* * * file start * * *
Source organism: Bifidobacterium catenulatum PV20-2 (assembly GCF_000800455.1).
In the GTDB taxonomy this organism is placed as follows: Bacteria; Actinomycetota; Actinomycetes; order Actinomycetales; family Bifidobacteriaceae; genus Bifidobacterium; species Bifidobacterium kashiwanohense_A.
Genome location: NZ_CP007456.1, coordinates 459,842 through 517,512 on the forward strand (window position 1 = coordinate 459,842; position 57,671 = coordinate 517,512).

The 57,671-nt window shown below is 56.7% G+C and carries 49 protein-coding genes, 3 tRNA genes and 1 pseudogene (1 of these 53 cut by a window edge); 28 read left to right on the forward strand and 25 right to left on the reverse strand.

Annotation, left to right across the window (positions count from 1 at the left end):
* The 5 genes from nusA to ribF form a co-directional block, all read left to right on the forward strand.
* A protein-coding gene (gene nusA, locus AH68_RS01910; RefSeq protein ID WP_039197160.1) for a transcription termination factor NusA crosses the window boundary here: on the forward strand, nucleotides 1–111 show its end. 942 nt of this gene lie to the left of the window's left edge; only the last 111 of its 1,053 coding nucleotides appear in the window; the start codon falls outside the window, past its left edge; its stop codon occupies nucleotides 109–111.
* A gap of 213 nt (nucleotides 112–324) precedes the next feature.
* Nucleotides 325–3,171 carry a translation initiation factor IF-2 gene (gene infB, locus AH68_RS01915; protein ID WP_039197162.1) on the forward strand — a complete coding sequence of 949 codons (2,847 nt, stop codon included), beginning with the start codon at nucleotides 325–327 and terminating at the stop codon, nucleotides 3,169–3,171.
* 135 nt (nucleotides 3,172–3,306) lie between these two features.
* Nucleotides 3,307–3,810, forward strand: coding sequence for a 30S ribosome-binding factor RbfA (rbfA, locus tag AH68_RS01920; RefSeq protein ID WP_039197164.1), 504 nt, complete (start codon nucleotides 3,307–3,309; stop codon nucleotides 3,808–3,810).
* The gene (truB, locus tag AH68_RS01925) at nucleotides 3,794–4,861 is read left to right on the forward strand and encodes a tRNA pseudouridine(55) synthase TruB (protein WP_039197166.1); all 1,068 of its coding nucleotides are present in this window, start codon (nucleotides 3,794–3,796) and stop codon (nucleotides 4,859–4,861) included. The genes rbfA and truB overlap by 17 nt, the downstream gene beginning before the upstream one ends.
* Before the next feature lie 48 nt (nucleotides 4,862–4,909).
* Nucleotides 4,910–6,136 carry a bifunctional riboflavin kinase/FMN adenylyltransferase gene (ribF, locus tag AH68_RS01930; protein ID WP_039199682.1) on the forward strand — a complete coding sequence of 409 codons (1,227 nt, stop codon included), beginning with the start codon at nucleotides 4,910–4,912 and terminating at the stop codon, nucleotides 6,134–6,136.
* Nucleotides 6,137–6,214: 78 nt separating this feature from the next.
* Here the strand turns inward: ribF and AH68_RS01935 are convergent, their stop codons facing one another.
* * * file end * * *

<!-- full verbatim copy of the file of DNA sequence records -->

Source organism: Bifidobacterium catenulatum PV20-2 (assembly GCF_000800455.1).
In the GTDB taxonomy this organism is placed as follows: Bacteria; Actinomycetota; Actinomycetes; order Actinomycetales; family Bifidobacteriaceae; genus Bifidobacterium; species Bifidobacterium kashiwanohense_A.
Genome location: NZ_CP007456.1, coordinates 459,842 through 517,512 on the forward strand (window position 1 = coordinate 459,842; position 57,671 = coordinate 517,512).

The 57,671-nt window shown below is 56.7% G+C and carries 49 protein-coding genes, 3 tRNA genes and 1 pseudogene (1 of these 53 cut by a window edge); 28 read left to right on the forward strand and 25 right to left on the reverse strand.

Annotation, left to right across the window (positions count from 1 at the left end):
* The 5 genes from nusA to ribF form a co-directional block, all read left to right on the forward strand.
* A protein-coding gene (gene nusA, locus AH68_RS01910; RefSeq protein ID WP_039197160.1) for a transcription termination factor NusA crosses the window boundary here: on the forward strand, nucleotides 1–111 show its end. 942 nt of this gene lie to the left of the window's left edge; only the last 111 of its 1,053 coding nucleotides appear in the window; the start codon falls outside the window, past its left edge; its stop codon occupies nucleotides 109–111.
* A gap of 213 nt (nucleotides 112–324) precedes the next feature.
* Nucleotides 325–3,171 carry a translation initiation factor IF-2 gene (gene infB, locus AH68_RS01915; protein ID WP_039197162.1) on the forward strand — a complete coding sequence of 949 codons (2,847 nt, stop codon included), beginning with the start codon at nucleotides 325–327 and terminating at the stop codon, nucleotides 3,169–3,171.
* 135 nt (nucleotides 3,172–3,306) lie between these two features.
* Nucleotides 3,307–3,810, forward strand: coding sequence for a 30S ribosome-binding factor RbfA (rbfA, locus tag AH68_RS01920; RefSeq protein ID WP_039197164.1), 504 nt, complete (start codon nucleotides 3,307–3,309; stop codon nucleotides 3,808–3,810).
* The gene (truB, locus tag AH68_RS01925) at nucleotides 3,794–4,861 is read left to right on the forward strand and encodes a tRNA pseudouridine(55) synthase TruB (protein WP_039197166.1); all 1,068 of its coding nucleotides are present in this window, start codon (nucleotides 3,794–3,796) and stop codon (nucleotides 4,859–4,861) included. The genes rbfA and truB overlap by 17 nt, the downstream gene beginning before the upstream one ends.
* Before the next feature lie 48 nt (nucleotides 4,862–4,909).
* Nucleotides 4,910–6,136 carry a bifunctional riboflavin kinase/FMN adenylyltransferase gene (ribF, locus tag AH68_RS01930; protein ID WP_039199682.1) on the forward strand — a complete coding sequence of 409 codons (1,227 nt, stop codon included), beginning with the start codon at nucleotides 4,910–4,912 and terminating at the stop codon, nucleotides 6,134–6,136.
* Nucleotides 6,137–6,214: 78 nt separating this feature from the next.
* Here the strand turns inward: ribF and AH68_RS01935 are convergent, their stop codons facing one another.